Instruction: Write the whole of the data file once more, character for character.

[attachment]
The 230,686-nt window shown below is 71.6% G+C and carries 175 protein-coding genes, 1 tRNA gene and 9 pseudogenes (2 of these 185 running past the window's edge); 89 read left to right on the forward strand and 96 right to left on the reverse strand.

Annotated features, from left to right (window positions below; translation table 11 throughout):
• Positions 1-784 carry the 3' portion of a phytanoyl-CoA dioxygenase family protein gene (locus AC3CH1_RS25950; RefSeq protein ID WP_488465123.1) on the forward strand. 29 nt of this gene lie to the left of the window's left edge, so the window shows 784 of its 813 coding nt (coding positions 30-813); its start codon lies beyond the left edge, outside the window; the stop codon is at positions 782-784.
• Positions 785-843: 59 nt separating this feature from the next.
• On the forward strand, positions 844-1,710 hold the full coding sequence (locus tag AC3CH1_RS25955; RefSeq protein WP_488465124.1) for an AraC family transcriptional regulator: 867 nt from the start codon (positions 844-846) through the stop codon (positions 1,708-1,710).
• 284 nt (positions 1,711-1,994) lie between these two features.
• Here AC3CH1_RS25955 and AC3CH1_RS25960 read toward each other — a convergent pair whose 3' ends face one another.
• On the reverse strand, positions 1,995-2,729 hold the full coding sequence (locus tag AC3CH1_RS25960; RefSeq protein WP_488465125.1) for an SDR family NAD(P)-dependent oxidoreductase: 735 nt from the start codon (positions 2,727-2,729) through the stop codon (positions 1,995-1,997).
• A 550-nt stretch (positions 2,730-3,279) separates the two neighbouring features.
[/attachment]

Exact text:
The 230,686-nt window shown below is 71.6% G+C and carries 175 protein-coding genes, 1 tRNA gene and 9 pseudogenes (2 of these 185 running past the window's edge); 89 read left to right on the forward strand and 96 right to left on the reverse strand.

Annotated features, from left to right (window positions below; translation table 11 throughout):
• Positions 1-784 carry the 3' portion of a phytanoyl-CoA dioxygenase family protein gene (locus AC3CH1_RS25950; RefSeq protein ID WP_488465123.1) on the forward strand. 29 nt of this gene lie to the left of the window's left edge, so the window shows 784 of its 813 coding nt (coding positions 30-813); its start codon lies beyond the left edge, outside the window; the stop codon is at positions 782-784.
• Positions 785-843: 59 nt separating this feature from the next.
• On the forward strand, positions 844-1,710 hold the full coding sequence (locus tag AC3CH1_RS25955; RefSeq protein WP_488465124.1) for an AraC family transcriptional regulator: 867 nt from the start codon (positions 844-846) through the stop codon (positions 1,708-1,710).
• 284 nt (positions 1,711-1,994) lie between these two features.
• Here AC3CH1_RS25955 and AC3CH1_RS25960 read toward each other — a convergent pair whose 3' ends face one another.
• On the reverse strand, positions 1,995-2,729 hold the full coding sequence (locus tag AC3CH1_RS25960; RefSeq protein WP_488465125.1) for an SDR family NAD(P)-dependent oxidoreductase: 735 nt from the start codon (positions 2,727-2,729) through the stop codon (positions 1,995-1,997).
• A 550-nt stretch (positions 2,730-3,279) separates the two neighbouring features.